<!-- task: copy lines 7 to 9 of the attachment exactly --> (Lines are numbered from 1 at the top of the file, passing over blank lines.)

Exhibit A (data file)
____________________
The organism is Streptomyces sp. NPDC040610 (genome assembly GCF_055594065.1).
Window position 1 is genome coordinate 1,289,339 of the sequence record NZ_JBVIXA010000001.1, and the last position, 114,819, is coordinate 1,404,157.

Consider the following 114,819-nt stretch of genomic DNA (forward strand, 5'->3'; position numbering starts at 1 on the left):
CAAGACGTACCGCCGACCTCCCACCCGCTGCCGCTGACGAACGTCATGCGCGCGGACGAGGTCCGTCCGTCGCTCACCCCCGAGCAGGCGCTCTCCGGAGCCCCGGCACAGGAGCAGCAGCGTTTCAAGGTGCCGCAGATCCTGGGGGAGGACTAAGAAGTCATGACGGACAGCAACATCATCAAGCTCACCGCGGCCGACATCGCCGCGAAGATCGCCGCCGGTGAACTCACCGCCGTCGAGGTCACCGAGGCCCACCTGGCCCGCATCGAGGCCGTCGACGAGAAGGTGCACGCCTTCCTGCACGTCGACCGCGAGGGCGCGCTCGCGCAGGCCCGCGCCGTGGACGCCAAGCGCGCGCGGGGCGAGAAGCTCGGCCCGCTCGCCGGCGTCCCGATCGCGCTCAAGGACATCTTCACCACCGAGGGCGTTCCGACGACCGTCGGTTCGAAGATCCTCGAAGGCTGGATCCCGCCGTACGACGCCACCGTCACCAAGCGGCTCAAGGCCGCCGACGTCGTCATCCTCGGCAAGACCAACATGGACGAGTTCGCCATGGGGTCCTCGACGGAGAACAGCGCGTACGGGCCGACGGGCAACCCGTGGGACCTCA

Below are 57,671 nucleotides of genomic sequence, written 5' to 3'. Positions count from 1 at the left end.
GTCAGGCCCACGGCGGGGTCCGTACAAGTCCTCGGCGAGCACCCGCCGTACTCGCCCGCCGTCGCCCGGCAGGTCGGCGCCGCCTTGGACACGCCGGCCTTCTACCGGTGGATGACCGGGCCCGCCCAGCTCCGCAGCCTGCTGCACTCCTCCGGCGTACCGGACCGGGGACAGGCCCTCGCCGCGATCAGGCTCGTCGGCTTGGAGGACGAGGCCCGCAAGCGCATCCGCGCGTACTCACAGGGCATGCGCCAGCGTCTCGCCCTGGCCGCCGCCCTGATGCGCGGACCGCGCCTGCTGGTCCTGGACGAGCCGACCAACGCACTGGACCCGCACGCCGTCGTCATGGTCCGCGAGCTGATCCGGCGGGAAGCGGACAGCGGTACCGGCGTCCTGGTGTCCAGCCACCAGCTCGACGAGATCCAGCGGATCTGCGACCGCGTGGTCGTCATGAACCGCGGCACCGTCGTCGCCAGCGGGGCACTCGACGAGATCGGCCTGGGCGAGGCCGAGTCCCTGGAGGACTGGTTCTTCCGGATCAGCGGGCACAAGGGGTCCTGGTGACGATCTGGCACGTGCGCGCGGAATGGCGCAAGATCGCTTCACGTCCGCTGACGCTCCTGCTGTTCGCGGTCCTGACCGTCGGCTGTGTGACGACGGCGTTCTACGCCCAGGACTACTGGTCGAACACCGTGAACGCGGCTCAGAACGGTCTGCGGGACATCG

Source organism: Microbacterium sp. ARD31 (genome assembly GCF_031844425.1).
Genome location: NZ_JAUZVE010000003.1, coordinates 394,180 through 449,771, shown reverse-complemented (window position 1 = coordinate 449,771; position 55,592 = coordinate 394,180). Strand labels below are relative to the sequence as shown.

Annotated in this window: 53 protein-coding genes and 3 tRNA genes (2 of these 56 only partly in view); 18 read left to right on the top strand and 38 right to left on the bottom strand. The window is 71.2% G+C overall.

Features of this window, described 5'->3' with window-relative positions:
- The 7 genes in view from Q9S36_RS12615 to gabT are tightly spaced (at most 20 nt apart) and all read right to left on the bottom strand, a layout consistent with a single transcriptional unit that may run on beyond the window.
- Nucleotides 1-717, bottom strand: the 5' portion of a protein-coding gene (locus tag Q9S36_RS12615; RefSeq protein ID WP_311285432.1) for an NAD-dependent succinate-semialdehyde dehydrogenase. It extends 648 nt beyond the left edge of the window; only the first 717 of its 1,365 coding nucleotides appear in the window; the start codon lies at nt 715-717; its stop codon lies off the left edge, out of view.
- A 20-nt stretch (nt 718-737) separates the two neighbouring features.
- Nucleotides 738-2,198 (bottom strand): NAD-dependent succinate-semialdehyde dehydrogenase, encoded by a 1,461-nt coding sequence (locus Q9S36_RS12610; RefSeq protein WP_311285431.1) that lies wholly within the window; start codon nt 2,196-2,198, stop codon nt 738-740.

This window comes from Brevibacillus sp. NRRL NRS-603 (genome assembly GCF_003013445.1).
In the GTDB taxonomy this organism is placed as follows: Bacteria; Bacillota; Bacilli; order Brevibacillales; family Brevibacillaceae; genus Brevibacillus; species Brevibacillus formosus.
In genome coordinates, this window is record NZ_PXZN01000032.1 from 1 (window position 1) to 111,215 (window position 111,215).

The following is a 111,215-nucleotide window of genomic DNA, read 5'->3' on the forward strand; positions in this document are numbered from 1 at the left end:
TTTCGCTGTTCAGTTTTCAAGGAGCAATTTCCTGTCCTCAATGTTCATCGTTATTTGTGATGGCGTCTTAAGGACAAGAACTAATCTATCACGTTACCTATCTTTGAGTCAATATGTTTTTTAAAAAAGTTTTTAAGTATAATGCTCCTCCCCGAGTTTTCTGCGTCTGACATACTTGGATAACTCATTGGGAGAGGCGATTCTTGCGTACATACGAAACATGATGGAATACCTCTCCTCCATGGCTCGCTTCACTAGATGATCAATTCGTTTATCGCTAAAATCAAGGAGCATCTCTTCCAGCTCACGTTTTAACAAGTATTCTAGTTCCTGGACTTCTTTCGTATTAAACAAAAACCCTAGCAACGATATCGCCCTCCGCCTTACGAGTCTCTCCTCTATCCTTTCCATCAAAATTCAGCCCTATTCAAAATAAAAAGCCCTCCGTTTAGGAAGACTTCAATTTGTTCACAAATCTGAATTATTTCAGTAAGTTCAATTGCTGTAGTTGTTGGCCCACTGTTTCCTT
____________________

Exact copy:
Source organism: Microbacterium sp. ARD31 (genome assembly GCF_031844425.1).
Genome location: NZ_JAUZVE010000003.1, coordinates 394,180 through 449,771, shown reverse-complemented (window position 1 = coordinate 449,771; position 55,592 = coordinate 394,180). Strand labels below are relative to the sequence as shown.

Annotated in this window: 53 protein-coding genes and 3 tRNA genes (2 of these 56 only partly in view); 18 read left to right on the top strand and 38 right to left on the bottom strand. The window is 71.2% G+C overall.